Don't miss any stories Follow Tennis View

Clay Demands Craft

AS OUR ATTENTION has turned from hard court to clay, it’s interesting to dis- cuss what makes for a great clay-court player. Being the slowest of surfaces, players must be incredibly fit and highly intelligent strategists to dominate on clay.

When asked why the Paris clay is the most challenging of all surfaces, retired American touring pro Justin Gimelstob, a Roland Garros mixed doubles champion with Venus Williams, says told me clay requires the ability to finish points, choose the right shots, patience and slid- ing. Taking these skills into consideration, Gimelstob says predicting the Roland Garros winner isn’t complicated.

Nadal or Nole. Nadal is virtually impossible to beat in Paris. But Novak can make Rafa change his patterns. He has the endurance. It would be a monumental upset if anyone but Rafa or Djokovic lifted the Roland Garros trophy.”

If anyone were prepared for an upset, I believe it to be Federer. His record this year is too impressive to rule the G. O. A.T out of the race.

Clay Demands CraftTurning to the women, watch for Wozniacki because of her defensive ability and fitness level, Stosur due to her kick serve, heavy topspin forehand and ability to finish shots, and Azarenka, who is threatening from both wings and plays a great defensive and offensive game.
Americans are generally the underdogs on clay surfaces because, by and large young tennis players learn the game on hard courts, whereas players from most countries train on clay. Although US acad-emies are trying to shift their emphasis to include more clay time, Americans still have less exposure – fewer court hours – on clay than hard courts. For Americans to have improved results on clay Gimelstob says repetition, familiarity, movement, coordination between movements and of course, the ability to slide are needed.
Whoever hoists the Roland Garros trophy, one can bet that the ability to slide well will be a major factor. To learn moreabout this necessary clay-court skill, turn to page 44, Style in Motion: The Art of the Slide.

New Racquet Anyone?

When was the last time you updated your racquet? If your game and skill level have changed and you haven’t switched racquets to accommodate, then it may be time to try something new.

Whether you want more control, power or spin, there are racquets that cater to your game. I want more control as opposed to more power, for instance, so I’m advised to swing a racquet with a smaller head size that’s head light, has a thinner beam and has a more closed string pattern.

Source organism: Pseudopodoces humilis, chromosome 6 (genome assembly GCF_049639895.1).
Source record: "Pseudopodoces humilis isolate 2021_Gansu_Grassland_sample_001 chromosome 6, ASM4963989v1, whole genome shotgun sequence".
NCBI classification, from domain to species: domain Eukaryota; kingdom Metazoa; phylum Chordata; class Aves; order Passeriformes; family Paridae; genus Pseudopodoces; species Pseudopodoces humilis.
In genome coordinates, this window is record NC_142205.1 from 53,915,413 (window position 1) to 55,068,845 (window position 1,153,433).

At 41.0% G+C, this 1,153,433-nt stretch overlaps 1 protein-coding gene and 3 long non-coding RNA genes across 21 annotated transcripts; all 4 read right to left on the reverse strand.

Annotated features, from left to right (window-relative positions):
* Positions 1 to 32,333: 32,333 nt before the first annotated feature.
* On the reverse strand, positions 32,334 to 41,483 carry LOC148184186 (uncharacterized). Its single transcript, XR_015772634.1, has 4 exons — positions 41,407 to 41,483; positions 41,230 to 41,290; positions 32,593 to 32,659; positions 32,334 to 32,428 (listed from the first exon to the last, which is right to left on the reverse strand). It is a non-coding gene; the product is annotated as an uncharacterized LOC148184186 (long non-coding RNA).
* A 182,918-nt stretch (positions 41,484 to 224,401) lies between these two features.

When was the last time you updated your racquet?

Or, for those players with pain or injury to the elbow; swinging a heavier racquet [11-13 ounces] is suggested, because of their greater stability and shock absorption.

If you enjoy the features and benefits of modern innovations, a new racquet may help you achieve your desired level and also reduce pain and injuries.

Turn to page 34 for the Spring Racquet Showcase to see a sampling of new and/or improved racquets on the market, then visit your local tennis retailer or online dealer to start testing.

Enjoy the testing process and taking your game to the next level!

Running for Tennis

Running For TennisABOUT TWO YEARS AGO, I started running again, as I have off and on since I was 13. But this time I was more committed [borderline obsessed, I’m told] than ever before, jogging every day, sometimes twice.For me, running is mentally hard and not necessarily fun. In fact, the best part is when it’s over! The first five minutes are complete torture as I convince myself to complete the course. Remarkably, after an hour of putting one foot in front of the other, I’m done, feel invigorated and can’t wait to do it again.

One of the reasons I started jogging was to improve my ten- nis, and it has done that – and a lot more. I’m faster and can play longer and harder. Unlike tennis where it’s possible to leave a match disappointed with my performance, I always feel a sense of accomplishment and more centered after a long, sweaty jog.
If you’ve thought about starting a running program, now might be the time to dis- cover if it can impact your life. Flip to page 56, Run Today – Win Tomorrow, to read more about the activity.


This article is from the May / June 2012 issue

>>Read Articles
>>Browse Back Issues


Subscribe now and you'll never miss an issue!